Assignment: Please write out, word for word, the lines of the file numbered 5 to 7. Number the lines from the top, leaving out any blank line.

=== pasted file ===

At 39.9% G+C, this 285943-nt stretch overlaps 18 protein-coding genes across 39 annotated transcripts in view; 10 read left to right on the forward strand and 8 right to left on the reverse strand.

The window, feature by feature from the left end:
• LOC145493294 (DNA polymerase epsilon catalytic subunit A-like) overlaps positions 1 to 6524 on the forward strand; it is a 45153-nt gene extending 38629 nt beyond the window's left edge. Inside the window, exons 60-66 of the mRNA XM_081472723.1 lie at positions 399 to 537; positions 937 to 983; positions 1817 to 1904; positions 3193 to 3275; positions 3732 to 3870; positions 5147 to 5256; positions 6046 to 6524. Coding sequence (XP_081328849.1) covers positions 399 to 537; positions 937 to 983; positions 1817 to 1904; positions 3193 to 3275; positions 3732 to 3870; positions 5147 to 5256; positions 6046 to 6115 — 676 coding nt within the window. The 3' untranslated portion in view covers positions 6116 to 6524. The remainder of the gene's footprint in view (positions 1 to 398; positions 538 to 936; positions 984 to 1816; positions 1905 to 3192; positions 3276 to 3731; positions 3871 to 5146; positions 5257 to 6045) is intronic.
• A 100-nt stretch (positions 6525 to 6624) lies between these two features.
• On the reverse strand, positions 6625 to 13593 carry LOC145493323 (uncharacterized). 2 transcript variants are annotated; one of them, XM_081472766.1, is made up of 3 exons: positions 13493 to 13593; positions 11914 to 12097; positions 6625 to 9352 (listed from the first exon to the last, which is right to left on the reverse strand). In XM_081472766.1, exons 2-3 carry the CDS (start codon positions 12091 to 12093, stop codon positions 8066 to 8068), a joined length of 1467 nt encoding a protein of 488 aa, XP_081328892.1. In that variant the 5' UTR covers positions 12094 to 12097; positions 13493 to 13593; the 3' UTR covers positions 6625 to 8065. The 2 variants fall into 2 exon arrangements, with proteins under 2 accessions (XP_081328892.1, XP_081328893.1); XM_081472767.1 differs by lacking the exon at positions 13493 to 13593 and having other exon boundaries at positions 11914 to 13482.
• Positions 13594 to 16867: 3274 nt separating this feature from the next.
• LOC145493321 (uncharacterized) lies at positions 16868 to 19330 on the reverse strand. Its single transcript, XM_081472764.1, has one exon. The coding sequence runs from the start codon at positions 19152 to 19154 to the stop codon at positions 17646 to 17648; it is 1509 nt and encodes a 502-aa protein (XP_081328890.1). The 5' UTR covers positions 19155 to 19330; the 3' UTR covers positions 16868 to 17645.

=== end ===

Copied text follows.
• On the reverse strand, positions 6625 to 13593 carry LOC145493323 (uncharacterized). 2 transcript variants are annotated; one of them, XM_081472766.1, is made up of 3 exons: positions 13493 to 13593; positions 11914 to 12097; positions 6625 to 9352 (listed from the first exon to the last, which is right to left on the reverse strand). In XM_081472766.1, exons 2-3 carry the CDS (start codon positions 12091 to 12093, stop codon positions 8066 to 8068), a joined length of 1467 nt encoding a protein of 488 aa, XP_081328892.1. In that variant the 5' UTR covers positions 12094 to 12097; positions 13493 to 13593; the 3' UTR covers positions 6625 to 8065. The 2 variants fall into 2 exon arrangements, with proteins under 2 accessions (XP_081328892.1, XP_081328893.1); XM_081472767.1 differs by lacking the exon at positions 13493 to 13593 and having other exon boundaries at positions 11914 to 13482.
• Positions 13594 to 16867: 3274 nt separating this feature from the next.
• LOC145493321 (uncharacterized) lies at positions 16868 to 19330 on the reverse strand. Its single transcript, XM_081472764.1, has one exon. The coding sequence runs from the start codon at positions 19152 to 19154 to the stop codon at positions 17646 to 17648; it is 1509 nt and encodes a 502-aa protein (XP_081328890.1). The 5' UTR covers positions 19155 to 19330; the 3' UTR covers positions 16868 to 17645.